S&W's Model 340 PD

A Magnumized Workhorse

“Well,” said my shooting buddy Thomas Mackie, massaging his right hand with only a slight grimace, “now I can say I’ve done it….”

The “it” in question involved lighting off five reasonably quick rounds of .357 Magnum from a J-Frame S&W snubbie with a minimal curb weight — specifically, the lightweight 340 PD.

“A .357 Magnum option is okay, I guess,” he said, once circulation had returned to his hand. “But I sure wouldn’t wanna make a career out of it.”

“You remember the way old-timers used to describe these kinda guns?” I asked. “Carry a lot, shoot a little.” A cute punch line for sure, but a too-flip description of an excellent carry snubbie — a cool heir to a long line of Smith J-Frames.

There’s also a flip-side to the “Plus-P’s Plenty for Me” argument and I’ve heard it from very knowledgeable CCW types. Basically, it’s “give me all the power I can get!” With the 340 PD, you’re free to explore all ammo possibilities, but very few are going to want .357s for regular practice.

May the force be with you: S&W’s ultralight 340 PD. The unconventional bit of
cutlery used for window-dressing? Spyderco’s Squarehead. Photo: Joe Novelozo

At 50 feet the best .357 results were with Buffalo Bore’s 158-gr. Low Flash, Low Recoil JHPs.
The top .38 Special performer, shown here, turned out to be Speer 135-gr. Gold Dot +P at 1.75".

Non-Snag, Low Drag

The original S&W Safety Hammerless ceased production in 1940 but the concept was resurrected in 1952 as the Centennial. Today there’s a J-Frame subset of these “hammerless” models exhibiting the same simplicity of operation making their predecessors so highly regarded.

This “simplicity” of course, involves the tacit acceptance you’re going to be shooting a snubbie double-action anyway. So why even deal with the option of “hammered” single action? After all, it could provide just one more level of distraction should it ever come time to use the gun in the type of emergency it was designed for.

The 340 PD — at $1,019 MSRP — is obviously a premium offering, featuring a 2-piece sleeved barrel, scandium frame and a titanium cylinder. There’s a small stainless steel insert in the topstrap right above the forcing cone, appearing to act as insurance against “flame-cutting” from the high pressures of magnum loads. From the left side it looks like a little silver horizontal “J” against the dark anodized scandium.

There’s also the admonition No Less Than 120-Gr. Bullet etched on the bottom of the barrel sleeve. I’d surmise this is to caution anyone from using short, lightweight screamers that could be more likely to jump the crimp. It’s a perfectly sensible caveat. Having a tied-up CCW gun would be the nightmare of nightmares — one from which you might not awaken.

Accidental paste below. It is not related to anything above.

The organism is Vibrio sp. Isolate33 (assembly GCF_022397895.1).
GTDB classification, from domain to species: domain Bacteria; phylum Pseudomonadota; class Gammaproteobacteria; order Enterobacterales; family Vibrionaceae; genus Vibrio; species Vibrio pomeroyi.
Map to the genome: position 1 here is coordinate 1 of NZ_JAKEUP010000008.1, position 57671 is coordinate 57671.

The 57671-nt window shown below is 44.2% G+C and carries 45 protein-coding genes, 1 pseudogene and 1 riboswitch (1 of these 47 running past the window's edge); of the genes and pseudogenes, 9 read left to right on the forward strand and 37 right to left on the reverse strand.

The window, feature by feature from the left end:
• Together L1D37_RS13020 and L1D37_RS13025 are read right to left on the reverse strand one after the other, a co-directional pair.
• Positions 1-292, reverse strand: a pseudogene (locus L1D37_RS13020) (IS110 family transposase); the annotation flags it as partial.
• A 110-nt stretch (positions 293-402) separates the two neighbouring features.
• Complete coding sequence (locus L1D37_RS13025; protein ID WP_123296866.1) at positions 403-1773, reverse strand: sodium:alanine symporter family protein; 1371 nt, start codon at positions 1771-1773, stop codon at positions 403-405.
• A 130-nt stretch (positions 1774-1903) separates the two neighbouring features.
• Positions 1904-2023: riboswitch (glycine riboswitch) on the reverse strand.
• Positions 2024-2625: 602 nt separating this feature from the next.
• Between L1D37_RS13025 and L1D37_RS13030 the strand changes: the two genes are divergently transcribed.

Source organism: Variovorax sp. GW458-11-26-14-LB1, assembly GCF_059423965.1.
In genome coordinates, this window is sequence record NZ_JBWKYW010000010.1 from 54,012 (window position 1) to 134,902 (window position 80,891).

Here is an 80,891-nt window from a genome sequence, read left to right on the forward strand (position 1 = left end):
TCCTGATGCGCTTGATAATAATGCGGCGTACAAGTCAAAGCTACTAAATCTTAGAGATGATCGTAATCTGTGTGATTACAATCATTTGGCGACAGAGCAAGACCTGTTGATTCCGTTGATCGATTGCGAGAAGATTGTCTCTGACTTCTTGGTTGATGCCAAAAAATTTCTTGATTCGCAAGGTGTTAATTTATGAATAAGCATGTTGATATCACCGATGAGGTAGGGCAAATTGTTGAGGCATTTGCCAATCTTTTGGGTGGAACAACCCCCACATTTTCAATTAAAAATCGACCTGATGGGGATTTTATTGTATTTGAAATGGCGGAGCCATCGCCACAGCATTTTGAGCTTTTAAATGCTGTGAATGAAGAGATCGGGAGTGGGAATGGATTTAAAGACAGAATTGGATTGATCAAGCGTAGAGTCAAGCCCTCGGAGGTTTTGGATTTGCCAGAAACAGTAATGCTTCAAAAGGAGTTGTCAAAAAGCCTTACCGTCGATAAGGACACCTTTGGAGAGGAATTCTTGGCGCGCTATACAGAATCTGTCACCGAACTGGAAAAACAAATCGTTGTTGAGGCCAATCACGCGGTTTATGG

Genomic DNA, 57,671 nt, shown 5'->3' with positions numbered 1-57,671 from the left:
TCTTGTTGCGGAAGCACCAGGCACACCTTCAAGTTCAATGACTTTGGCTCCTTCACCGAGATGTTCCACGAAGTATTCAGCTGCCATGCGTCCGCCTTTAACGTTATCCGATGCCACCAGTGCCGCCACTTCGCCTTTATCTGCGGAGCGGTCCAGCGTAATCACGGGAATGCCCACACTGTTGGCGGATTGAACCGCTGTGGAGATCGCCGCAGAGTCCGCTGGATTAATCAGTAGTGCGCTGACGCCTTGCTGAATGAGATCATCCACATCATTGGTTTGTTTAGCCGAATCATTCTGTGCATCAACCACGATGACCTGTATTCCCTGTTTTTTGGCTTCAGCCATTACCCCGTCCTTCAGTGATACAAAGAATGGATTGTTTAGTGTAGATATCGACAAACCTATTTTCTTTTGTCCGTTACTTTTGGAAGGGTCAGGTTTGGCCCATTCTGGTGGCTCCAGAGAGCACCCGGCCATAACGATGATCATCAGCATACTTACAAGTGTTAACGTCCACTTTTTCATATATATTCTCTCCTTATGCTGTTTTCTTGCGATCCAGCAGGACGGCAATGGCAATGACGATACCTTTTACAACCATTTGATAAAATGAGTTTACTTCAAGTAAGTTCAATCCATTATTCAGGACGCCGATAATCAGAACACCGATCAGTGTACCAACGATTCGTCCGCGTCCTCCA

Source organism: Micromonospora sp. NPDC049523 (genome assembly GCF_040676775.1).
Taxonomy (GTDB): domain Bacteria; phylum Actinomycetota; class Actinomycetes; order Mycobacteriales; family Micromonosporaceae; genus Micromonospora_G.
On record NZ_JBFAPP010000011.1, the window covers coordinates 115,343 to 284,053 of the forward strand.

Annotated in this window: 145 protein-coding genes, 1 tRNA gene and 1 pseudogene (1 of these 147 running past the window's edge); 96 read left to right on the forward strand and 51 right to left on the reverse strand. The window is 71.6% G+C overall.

The bright green HiViz fiber optic front sight is very quick to acquire. Blessedly, the flat-top bracket for it provides a whisper of “square post” sight picture to make grouping the gun easier. On top of this, the scandium/titanium combo makes for a distinctive 2-tone silver/black effect.

Power in a compact package is the key to the 340 PD’s appeal. And those factory
synthetic grips give clearance to an HKS speedloader.

Concessions to “magnum force” included a stainless steel J-shaped insert to combat
flame-cutting in the scandium topstrap. The green fiber-optic front speeds up sight acquisition.

Let’s Get Shootin’

The dimensional rundown is cut-and-dried Smith snubbie: A 2″ barrel, 6.3″ overall length, 5-shot cylinder and synthetic grips. The kicker, naturally, is the 11.2-oz. weight and magnum potential. We only took advantage of the .357 chambering enough to try a pair of magnum loads. The first was Buffalo Bore’s Low Flash, Low Recoil 158-gr. JHP. The other was SIG’s 125-gr. Elite V-Crown JHP. From the 340 PD the 158 was stout. And (not to whine too much) the 125 — at 1,128 fps — was brutal.

Once we passed the Manly Magnum Test, we thankfully returned to the .38 Specials. At 50 feet we grouped the following .38 Special loads: Black Hills 148-gr. Wadcutter (610 fps), Black Hills 135-gr. +P JHP (843 fps), Federal Premium 130-gr. HST JHP +P (770 fps), Speer 135-gr. GDHP +P (780 fps) and Aguila 130-gr. FMJ (648 fps).

Five-shot groups from sandbags ranged from an outstanding 1.75″ (Speer 135s) to 2.25″ (Black Hills 148s) to 3-3.5″ for the remaining .38s. With the full-pop SIG 125-gr. .357 JHPs we managed to put four out of the five in 4″. With the more manageable Buffalo Bore 158-gr. Low Recoil mags we managed to stick three out of the five in 1″ even, although the remaining pair were about 3″ left of that.

For grouping purposes from a rest, carefully staging the DAO trigger is what we did. It was smooth and consistent — with a slight hitch tipping us off at the pause point. However, it should be noted everything from this test gun shot a bit left — probably inconsequential at close range. But if this gun were mine, I’d do something about it after first settling on a carry load and a practice load that hit reasonably close to one another.

Smith & Wesson
Ph: (800) 331-082